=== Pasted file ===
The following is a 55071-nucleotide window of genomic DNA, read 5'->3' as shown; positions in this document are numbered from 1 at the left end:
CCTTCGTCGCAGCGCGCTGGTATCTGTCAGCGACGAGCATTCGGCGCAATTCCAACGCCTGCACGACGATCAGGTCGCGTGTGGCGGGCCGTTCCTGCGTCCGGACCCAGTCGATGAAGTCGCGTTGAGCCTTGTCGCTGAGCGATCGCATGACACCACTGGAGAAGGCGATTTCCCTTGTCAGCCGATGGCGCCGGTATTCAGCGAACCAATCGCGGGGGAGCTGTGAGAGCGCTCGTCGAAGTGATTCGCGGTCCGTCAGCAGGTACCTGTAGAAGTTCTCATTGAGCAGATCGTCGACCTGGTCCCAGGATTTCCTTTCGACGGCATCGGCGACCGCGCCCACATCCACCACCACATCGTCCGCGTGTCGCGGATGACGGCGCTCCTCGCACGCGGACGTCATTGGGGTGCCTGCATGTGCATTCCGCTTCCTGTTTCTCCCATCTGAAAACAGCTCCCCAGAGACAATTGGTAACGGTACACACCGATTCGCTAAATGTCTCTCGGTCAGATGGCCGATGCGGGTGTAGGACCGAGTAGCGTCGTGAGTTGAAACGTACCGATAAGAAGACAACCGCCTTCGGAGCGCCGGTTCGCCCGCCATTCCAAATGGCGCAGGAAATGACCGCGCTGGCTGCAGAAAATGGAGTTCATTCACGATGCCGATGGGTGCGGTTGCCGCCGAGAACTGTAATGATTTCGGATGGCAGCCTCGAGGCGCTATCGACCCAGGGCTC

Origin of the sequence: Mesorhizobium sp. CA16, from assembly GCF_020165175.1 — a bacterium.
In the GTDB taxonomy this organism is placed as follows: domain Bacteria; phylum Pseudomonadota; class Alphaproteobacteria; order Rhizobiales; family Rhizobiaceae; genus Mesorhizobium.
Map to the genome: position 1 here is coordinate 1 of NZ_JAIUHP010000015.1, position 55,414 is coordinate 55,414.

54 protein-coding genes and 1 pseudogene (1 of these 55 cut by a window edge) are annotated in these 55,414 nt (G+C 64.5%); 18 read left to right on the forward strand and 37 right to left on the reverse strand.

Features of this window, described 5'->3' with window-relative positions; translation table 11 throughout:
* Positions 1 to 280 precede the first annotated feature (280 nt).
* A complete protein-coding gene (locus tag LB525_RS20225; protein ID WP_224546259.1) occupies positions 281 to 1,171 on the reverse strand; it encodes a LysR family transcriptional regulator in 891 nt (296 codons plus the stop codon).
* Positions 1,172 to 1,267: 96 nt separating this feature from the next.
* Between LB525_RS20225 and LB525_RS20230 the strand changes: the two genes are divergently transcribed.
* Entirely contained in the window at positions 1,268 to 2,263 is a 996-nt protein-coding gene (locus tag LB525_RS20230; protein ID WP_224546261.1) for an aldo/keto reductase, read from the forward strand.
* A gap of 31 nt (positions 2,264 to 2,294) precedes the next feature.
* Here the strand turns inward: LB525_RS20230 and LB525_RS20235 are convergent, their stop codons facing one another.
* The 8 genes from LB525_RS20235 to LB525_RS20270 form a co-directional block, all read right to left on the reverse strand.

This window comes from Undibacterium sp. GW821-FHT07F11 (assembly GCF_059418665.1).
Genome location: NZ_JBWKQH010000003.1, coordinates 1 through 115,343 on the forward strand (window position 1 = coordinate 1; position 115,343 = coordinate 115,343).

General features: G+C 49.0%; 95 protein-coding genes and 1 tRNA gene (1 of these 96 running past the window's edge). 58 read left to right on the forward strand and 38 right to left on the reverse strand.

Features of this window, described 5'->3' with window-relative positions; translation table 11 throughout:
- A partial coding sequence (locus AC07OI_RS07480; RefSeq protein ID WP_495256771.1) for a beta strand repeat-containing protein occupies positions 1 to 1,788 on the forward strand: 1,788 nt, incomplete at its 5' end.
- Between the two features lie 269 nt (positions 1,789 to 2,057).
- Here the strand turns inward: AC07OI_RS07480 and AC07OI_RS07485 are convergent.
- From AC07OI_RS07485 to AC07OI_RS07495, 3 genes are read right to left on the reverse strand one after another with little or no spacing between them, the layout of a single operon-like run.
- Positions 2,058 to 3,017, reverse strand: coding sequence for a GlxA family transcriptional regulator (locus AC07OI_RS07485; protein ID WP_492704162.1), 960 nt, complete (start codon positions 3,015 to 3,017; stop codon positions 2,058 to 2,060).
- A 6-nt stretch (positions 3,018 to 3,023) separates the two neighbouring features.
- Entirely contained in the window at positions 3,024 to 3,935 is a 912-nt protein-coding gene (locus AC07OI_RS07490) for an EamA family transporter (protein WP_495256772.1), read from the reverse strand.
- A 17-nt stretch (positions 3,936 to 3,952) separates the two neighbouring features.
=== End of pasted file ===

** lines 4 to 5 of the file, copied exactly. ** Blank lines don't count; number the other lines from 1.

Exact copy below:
In the GTDB taxonomy this organism is placed as follows: domain Bacteria; phylum Pseudomonadota; class Alphaproteobacteria; order Rhizobiales; family Rhizobiaceae; genus Mesorhizobium.
Map to the genome: position 1 here is coordinate 1 of NZ_JAIUHP010000015.1, position 55,414 is coordinate 55,414.